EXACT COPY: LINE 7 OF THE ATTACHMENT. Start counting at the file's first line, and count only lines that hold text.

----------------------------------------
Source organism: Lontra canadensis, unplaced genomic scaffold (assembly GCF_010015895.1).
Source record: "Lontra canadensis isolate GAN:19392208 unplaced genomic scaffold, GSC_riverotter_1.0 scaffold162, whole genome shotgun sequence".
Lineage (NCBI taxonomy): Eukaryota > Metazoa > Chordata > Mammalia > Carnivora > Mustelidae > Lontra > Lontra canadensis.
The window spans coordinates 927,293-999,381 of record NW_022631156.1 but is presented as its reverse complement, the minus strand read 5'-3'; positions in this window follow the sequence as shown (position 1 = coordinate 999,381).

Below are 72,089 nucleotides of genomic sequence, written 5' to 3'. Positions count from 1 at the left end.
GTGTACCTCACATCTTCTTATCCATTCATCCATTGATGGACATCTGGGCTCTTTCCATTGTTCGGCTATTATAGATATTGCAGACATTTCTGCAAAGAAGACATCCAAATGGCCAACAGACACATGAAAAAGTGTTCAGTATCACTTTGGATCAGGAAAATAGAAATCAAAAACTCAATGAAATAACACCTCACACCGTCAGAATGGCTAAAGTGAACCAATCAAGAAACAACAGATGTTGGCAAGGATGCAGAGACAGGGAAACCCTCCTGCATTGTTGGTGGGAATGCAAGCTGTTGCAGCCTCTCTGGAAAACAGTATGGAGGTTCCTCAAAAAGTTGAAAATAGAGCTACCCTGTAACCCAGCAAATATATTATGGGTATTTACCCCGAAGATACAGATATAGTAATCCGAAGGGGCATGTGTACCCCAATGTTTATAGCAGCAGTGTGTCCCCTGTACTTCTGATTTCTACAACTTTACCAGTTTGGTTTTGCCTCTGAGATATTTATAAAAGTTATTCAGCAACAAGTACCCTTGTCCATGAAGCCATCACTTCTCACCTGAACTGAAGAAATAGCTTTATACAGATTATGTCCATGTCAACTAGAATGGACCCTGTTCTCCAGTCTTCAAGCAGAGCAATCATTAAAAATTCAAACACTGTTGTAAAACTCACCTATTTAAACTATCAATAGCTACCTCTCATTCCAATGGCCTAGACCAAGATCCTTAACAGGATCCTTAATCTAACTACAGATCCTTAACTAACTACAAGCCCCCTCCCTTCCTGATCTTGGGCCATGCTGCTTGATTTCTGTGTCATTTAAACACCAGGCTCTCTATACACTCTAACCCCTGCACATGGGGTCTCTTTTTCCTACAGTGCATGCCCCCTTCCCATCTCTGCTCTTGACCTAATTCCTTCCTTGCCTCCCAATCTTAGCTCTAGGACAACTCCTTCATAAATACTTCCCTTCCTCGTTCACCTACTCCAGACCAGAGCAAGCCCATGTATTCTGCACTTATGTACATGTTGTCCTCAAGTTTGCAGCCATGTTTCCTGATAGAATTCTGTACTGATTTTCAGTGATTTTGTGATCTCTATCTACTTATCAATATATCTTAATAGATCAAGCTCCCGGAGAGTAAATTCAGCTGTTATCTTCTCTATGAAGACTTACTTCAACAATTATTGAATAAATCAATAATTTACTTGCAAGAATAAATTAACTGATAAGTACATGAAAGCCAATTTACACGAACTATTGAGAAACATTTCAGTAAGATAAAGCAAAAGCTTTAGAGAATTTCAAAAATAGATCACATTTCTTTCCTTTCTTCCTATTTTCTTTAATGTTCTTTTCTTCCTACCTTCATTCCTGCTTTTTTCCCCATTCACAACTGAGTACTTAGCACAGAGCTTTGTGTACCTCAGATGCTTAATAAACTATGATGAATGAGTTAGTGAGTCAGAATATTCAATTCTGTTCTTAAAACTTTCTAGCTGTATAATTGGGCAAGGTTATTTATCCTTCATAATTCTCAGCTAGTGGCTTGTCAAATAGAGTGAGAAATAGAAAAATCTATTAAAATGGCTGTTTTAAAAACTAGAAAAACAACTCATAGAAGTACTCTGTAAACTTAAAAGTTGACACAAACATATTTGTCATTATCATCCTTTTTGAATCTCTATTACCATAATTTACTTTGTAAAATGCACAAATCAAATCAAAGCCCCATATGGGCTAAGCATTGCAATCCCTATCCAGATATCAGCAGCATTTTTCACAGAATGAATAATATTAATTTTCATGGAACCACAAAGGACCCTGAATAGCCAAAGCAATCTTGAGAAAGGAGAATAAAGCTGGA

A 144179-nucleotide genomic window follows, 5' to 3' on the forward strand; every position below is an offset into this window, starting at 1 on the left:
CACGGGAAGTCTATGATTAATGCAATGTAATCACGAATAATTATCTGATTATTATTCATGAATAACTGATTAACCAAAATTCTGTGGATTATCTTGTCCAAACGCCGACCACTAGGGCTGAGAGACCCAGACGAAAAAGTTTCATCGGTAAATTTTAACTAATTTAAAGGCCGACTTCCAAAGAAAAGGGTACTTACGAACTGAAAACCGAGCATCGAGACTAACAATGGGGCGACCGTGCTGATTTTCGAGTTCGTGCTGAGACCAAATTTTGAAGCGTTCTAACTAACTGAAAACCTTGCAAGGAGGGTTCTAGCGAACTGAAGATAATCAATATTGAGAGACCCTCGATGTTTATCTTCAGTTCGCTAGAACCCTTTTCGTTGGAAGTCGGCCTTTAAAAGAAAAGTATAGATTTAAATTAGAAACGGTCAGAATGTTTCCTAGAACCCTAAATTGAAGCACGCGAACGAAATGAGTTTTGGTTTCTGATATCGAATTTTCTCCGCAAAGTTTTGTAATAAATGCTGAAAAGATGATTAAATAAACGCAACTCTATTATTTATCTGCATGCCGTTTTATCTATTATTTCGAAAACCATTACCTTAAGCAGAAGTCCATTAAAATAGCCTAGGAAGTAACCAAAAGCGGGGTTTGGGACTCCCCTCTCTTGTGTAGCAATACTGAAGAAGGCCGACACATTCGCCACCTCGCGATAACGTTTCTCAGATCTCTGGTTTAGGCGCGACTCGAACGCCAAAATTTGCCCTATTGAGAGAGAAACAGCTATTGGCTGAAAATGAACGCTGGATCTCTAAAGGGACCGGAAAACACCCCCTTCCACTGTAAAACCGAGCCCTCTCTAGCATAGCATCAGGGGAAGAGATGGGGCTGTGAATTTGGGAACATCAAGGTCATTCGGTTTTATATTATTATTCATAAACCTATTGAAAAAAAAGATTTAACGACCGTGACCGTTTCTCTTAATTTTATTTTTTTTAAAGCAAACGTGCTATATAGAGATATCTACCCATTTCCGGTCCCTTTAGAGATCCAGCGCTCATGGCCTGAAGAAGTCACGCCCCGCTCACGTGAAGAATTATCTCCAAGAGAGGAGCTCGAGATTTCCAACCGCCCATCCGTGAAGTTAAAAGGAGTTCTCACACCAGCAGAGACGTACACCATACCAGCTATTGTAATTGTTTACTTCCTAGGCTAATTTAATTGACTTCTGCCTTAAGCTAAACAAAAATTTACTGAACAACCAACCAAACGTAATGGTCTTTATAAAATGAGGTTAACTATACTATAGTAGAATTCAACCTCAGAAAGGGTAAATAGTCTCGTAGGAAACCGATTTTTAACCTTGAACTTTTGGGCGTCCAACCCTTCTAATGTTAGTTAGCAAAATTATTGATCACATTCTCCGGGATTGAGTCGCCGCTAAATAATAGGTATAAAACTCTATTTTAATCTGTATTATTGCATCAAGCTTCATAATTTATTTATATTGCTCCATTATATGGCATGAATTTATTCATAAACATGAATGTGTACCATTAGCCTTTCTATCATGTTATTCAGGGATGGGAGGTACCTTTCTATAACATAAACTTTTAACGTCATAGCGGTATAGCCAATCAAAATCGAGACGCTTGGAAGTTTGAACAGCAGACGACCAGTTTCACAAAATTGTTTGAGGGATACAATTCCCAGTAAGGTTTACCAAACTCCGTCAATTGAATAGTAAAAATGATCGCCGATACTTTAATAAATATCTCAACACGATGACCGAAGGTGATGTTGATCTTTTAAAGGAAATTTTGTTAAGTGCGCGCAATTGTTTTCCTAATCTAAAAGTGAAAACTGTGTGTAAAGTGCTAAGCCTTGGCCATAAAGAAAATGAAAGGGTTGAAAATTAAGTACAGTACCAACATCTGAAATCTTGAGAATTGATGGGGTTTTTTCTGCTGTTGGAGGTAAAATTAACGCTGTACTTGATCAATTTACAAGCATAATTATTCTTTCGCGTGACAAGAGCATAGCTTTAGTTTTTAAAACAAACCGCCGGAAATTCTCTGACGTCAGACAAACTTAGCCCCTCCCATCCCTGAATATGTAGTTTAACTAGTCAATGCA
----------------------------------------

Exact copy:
A 144179-nucleotide genomic window follows, 5' to 3' on the forward strand; every position below is an offset into this window, starting at 1 on the left: